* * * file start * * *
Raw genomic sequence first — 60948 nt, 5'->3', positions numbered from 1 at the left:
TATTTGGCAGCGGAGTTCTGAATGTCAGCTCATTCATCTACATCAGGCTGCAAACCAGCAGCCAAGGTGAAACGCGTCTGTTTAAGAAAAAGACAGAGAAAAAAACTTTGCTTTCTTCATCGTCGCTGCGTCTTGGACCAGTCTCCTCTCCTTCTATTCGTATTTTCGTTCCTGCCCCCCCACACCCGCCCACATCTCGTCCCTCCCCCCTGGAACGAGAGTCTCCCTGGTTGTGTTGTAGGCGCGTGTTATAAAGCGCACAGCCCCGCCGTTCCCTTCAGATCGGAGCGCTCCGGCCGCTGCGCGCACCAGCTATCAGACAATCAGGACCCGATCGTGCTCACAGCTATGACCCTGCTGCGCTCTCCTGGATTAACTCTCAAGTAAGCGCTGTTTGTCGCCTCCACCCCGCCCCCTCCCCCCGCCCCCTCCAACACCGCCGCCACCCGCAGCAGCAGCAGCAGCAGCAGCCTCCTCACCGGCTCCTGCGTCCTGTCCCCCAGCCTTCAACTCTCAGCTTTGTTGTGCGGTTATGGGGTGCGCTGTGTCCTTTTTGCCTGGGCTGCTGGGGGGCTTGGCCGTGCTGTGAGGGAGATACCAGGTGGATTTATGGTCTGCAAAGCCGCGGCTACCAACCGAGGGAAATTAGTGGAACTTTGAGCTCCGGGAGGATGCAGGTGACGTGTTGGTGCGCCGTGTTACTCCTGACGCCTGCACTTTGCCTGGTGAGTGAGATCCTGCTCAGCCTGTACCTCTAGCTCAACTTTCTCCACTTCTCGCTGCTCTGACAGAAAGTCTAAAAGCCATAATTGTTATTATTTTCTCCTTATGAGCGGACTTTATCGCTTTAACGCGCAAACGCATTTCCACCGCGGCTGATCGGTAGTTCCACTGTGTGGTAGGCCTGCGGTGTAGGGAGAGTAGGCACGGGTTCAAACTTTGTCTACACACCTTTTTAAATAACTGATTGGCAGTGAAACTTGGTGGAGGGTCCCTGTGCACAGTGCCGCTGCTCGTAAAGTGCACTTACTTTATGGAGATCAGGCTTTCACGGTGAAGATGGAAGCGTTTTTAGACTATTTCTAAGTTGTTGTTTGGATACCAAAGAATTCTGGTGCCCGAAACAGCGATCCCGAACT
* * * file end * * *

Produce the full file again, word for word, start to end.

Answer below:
Raw genomic sequence first — 60948 nt, 5'->3', positions numbered from 1 at the left:
TATTTGGCAGCGGAGTTCTGAATGTCAGCTCATTCATCTACATCAGGCTGCAAACCAGCAGCCAAGGTGAAACGCGTCTGTTTAAGAAAAAGACAGAGAAAAAAACTTTGCTTTCTTCATCGTCGCTGCGTCTTGGACCAGTCTCCTCTCCTTCTATTCGTATTTTCGTTCCTGCCCCCCCACACCCGCCCACATCTCGTCCCTCCCCCCTGGAACGAGAGTCTCCCTGGTTGTGTTGTAGGCGCGTGTTATAAAGCGCACAGCCCCGCCGTTCCCTTCAGATCGGAGCGCTCCGGCCGCTGCGCGCACCAGCTATCAGACAATCAGGACCCGATCGTGCTCACAGCTATGACCCTGCTGCGCTCTCCTGGATTAACTCTCAAGTAAGCGCTGTTTGTCGCCTCCACCCCGCCCCCTCCCCCCGCCCCCTCCAACACCGCCGCCACCCGCAGCAGCAGCAGCAGCAGCAGCCTCCTCACCGGCTCCTGCGTCCTGTCCCCCAGCCTTCAACTCTCAGCTTTGTTGTGCGGTTATGGGGTGCGCTGTGTCCTTTTTGCCTGGGCTGCTGGGGGGCTTGGCCGTGCTGTGAGGGAGATACCAGGTGGATTTATGGTCTGCAAAGCCGCGGCTACCAACCGAGGGAAATTAGTGGAACTTTGAGCTCCGGGAGGATGCAGGTGACGTGTTGGTGCGCCGTGTTACTCCTGACGCCTGCACTTTGCCTGGTGAGTGAGATCCTGCTCAGCCTGTACCTCTAGCTCAACTTTCTCCACTTCTCGCTGCTCTGACAGAAAGTCTAAAAGCCATAATTGTTATTATTTTCTCCTTATGAGCGGACTTTATCGCTTTAACGCGCAAACGCATTTCCACCGCGGCTGATCGGTAGTTCCACTGTGTGGTAGGCCTGCGGTGTAGGGAGAGTAGGCACGGGTTCAAACTTTGTCTACACACCTTTTTAAATAACTGATTGGCAGTGAAACTTGGTGGAGGGTCCCTGTGCACAGTGCCGCTGCTCGTAAAGTGCACTTACTTTATGGAGATCAGGCTTTCACGGTGAAGATGGAAGCGTTTTTAGACTATTTCTAAGTTGTTGTTTGGATACCAAAGAATTCTGGTGCCCGAAACAGCGATCCCGAACT